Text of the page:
The target, an Assyrian Christian church in the upscale Karrada neighborhood, was highly unusual. The extremist group has in the past year directed its dwindling resources toward crippling symbols of the Shiite-led Iraqi government.

An Iraqi official said Monday that investigators had found at the scene three Yemeni and two Egyptian passports thought to have belonged to the suicide bombers. If confirmed, the finding would be alarming to U.S. and Iraqi officials because they say al-Qaeda in Iraq has struggled to recruit foreign fighters in recent years.

In a statement posted on the Internet early Monday, the Islamic State of Iraq, a front group for al-Qaeda in Iraq, asserted responsibility for the attack.

via Survivors describe deadly attack on Baghdad church.

Some of the members were taken hostage, some of whom were killed as Iraqi forces stormed the church.

Iraqi Christians erect statue of Jesus

How about this for a defiant, death-defying public confession of faith?

The Christians of northern Iraq have chosen to defy mounting attacks by extremists by erecting a statue of Jesus modelled on the giant Christ the Redeemer in Rio de Janeiro.

The sculpture is only a tenth of the size of the 40-metre (130-foot) iconic statue that towers over the Brazilian city, but it has become a popular site for visitors in Hamdaniya, the north’s largest Christian town.

“The idea of the statue is not to say Christians were here in case we leave,” said Bashar Jarjees Habash, the city’s coordinator of Christian affairs. “But the idea of building the statue of Jesus opening his arms is to send a message of peace to everyone to say that we want to live in peace with all,” said the 48-year-old. “The people of this area have always tried to live in peace with everyone, even those who fight and threaten them.”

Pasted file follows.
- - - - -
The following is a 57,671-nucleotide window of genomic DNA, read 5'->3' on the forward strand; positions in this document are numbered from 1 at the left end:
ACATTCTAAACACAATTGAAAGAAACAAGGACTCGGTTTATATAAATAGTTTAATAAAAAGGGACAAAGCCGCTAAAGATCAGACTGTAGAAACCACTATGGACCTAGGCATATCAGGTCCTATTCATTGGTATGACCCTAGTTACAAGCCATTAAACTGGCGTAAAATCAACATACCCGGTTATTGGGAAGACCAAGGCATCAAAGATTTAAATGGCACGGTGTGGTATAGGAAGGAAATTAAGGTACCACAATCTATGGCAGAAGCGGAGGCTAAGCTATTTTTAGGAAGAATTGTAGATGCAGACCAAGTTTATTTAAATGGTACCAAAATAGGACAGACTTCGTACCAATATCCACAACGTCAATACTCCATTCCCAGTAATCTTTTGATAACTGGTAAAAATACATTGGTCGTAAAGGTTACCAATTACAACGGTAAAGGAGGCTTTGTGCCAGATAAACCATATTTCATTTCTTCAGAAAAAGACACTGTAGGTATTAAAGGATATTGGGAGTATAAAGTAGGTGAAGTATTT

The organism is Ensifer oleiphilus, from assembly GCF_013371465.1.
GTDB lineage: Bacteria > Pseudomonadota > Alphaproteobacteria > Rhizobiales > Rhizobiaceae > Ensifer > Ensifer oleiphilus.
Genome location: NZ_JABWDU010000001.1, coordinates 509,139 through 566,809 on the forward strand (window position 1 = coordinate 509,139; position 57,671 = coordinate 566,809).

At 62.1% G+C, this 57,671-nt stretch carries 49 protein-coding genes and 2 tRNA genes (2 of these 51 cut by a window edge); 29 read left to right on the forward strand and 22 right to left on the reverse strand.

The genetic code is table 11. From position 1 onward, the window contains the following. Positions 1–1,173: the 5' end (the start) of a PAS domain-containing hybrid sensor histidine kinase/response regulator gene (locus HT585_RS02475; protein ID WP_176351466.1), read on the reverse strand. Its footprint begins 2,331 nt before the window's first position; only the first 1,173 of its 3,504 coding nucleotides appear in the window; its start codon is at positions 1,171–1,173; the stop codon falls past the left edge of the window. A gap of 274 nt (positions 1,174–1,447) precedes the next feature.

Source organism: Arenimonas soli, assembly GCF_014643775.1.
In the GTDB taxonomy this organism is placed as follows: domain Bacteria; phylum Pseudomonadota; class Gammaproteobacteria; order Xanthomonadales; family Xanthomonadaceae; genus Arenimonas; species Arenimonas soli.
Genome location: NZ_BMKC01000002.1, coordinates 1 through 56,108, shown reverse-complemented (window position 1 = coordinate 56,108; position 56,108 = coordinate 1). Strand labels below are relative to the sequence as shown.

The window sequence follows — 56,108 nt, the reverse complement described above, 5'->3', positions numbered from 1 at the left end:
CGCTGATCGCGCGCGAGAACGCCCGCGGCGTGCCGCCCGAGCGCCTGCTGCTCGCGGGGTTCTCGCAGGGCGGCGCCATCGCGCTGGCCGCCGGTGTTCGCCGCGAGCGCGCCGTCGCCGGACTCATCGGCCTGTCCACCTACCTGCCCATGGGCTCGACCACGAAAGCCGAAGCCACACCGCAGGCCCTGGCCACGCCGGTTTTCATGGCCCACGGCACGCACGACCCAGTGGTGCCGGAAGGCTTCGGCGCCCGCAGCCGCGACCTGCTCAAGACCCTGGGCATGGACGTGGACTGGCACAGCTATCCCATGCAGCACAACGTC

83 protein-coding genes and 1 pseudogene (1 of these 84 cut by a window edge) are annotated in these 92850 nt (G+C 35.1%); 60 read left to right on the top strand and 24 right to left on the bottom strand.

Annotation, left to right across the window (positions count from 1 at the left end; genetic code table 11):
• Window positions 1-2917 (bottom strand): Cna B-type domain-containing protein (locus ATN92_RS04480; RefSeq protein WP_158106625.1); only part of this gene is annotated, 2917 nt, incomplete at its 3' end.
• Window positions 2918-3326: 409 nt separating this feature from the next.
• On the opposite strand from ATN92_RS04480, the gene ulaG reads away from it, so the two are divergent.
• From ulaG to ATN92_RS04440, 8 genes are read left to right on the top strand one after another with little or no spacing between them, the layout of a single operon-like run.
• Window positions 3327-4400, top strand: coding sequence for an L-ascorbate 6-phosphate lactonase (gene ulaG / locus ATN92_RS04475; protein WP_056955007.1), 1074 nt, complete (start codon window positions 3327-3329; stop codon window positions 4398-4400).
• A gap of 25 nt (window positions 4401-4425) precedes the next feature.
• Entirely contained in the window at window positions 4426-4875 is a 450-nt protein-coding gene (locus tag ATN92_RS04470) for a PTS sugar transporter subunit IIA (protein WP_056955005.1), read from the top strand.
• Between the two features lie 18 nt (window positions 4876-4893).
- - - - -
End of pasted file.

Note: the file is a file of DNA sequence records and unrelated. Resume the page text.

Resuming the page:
In February, Human Rights Watch called on Iraq’s government to do more to bolster security and protect Christians after a string of deadly attacks on the community ahead of last month’s elections.

“The statue might be small if we compare it with what Christians did for Iraq over hundreds of years. The statue is stone and can be removed at any time, but the history of Christians cannot be abolished,” said Habash. “We have a great history, we are very loyal to Iraq,” added the official charged by the church with preserving religious monuments.

The brick and plaster structure is in the middle of Hamdaniya, a city populated by 45,000 mostly Syriac Christians as well as a Kurdish Muslim community that makes up about 10 percent of the inhabitants.

Its construction was initiated and carried out by two local security guards who also have artistic skills. Using their bare hands, it was a labour of love. “With the help of 20 volunteers, we built the statue in less than a month and we spent about 150,000 dinars (128 dollars),” said one of them, Alaa Naser Matti. . . .

“We have chosen to make a Jesus with open arms because it means that the city has been placed under his protection and he wants to spread peace in Iraq,” said the 41-year-old.

via <a href="http://www.google.com/hostednews/afp/article/ALeqM5jwOrnvOa-jzNyIWYTOzeVtrlu7ag">AFP: Iraq Christians defy threats to erect Rio-like Jesus statue.

Click the link to see the picture, which I couldn’t copy for some reason.